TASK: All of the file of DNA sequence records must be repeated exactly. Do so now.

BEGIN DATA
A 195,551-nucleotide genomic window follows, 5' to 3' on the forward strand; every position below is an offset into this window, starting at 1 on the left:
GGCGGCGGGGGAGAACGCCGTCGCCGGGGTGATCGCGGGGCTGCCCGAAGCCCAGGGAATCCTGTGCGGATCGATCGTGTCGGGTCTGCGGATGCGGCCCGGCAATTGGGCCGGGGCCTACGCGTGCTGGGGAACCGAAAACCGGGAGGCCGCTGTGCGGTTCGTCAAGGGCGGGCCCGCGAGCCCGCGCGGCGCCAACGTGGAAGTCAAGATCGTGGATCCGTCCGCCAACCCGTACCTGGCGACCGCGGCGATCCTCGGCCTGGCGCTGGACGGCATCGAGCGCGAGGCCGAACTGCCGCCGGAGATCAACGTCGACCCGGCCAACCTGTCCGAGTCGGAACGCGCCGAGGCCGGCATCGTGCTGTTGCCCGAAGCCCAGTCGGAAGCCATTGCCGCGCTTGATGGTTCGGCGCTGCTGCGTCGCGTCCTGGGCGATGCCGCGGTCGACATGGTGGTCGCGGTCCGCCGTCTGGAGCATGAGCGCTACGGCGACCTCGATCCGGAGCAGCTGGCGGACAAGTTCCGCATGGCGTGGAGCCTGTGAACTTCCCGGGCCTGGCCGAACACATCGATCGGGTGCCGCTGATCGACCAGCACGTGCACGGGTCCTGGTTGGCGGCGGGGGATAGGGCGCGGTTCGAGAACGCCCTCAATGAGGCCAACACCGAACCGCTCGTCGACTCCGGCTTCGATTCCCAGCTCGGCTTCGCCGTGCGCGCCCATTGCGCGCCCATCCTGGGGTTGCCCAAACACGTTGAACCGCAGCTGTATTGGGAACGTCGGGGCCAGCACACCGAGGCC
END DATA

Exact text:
A 195,551-nucleotide genomic window follows, 5' to 3' on the forward strand; every position below is an offset into this window, starting at 1 on the left:
GGCGGCGGGGGAGAACGCCGTCGCCGGGGTGATCGCGGGGCTGCCCGAAGCCCAGGGAATCCTGTGCGGATCGATCGTGTCGGGTCTGCGGATGCGGCCCGGCAATTGGGCCGGGGCCTACGCGTGCTGGGGAACCGAAAACCGGGAGGCCGCTGTGCGGTTCGTCAAGGGCGGGCCCGCGAGCCCGCGCGGCGCCAACGTGGAAGTCAAGATCGTGGATCCGTCCGCCAACCCGTACCTGGCGACCGCGGCGATCCTCGGCCTGGCGCTGGACGGCATCGAGCGCGAGGCCGAACTGCCGCCGGAGATCAACGTCGACCCGGCCAACCTGTCCGAGTCGGAACGCGCCGAGGCCGGCATCGTGCTGTTGCCCGAAGCCCAGTCGGAAGCCATTGCCGCGCTTGATGGTTCGGCGCTGCTGCGTCGCGTCCTGGGCGATGCCGCGGTCGACATGGTGGTCGCGGTCCGCCGTCTGGAGCATGAGCGCTACGGCGACCTCGATCCGGAGCAGCTGGCGGACAAGTTCCGCATGGCGTGGAGCCTGTGAACTTCCCGGGCCTGGCCGAACACATCGATCGGGTGCCGCTGATCGACCAGCACGTGCACGGGTCCTGGTTGGCGGCGGGGGATAGGGCGCGGTTCGAGAACGCCCTCAATGAGGCCAACACCGAACCGCTCGTCGACTCCGGCTTCGATTCCCAGCTCGGCTTCGCCGTGCGCGCCCATTGCGCGCCCATCCTGGGGTTGCCCAAACACGTTGAACCGCAGCTGTATTGGGAACGTCGGGGCCAGCACACCGAGGCC